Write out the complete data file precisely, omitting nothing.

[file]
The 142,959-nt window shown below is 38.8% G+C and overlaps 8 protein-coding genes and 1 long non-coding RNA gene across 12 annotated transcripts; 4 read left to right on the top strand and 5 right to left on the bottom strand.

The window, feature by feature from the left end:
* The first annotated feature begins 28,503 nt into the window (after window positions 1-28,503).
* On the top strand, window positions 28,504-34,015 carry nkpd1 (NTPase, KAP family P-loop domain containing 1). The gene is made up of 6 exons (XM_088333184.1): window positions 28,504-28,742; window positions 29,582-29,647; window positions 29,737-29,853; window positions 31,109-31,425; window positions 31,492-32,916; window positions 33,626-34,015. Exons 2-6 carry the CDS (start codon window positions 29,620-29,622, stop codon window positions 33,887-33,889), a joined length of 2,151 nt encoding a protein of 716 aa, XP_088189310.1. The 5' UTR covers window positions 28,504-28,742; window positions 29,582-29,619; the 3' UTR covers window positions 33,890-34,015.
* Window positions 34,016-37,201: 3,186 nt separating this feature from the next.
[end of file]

The 142,959-nt window shown below is 38.8% G+C and overlaps 8 protein-coding genes and 1 long non-coding RNA gene across 12 annotated transcripts; 4 read left to right on the top strand and 5 right to left on the bottom strand.

The window, feature by feature from the left end:
* The first annotated feature begins 28,503 nt into the window (after window positions 1-28,503).
* On the top strand, window positions 28,504-34,015 carry nkpd1 (NTPase, KAP family P-loop domain containing 1). The gene is made up of 6 exons (XM_088333184.1): window positions 28,504-28,742; window positions 29,582-29,647; window positions 29,737-29,853; window positions 31,109-31,425; window positions 31,492-32,916; window positions 33,626-34,015. Exons 2-6 carry the CDS (start codon window positions 29,620-29,622, stop codon window positions 33,887-33,889), a joined length of 2,151 nt encoding a protein of 716 aa, XP_088189310.1. The 5' UTR covers window positions 28,504-28,742; window positions 29,582-29,619; the 3' UTR covers window positions 33,890-34,015.
* Window positions 34,016-37,201: 3,186 nt separating this feature from the next.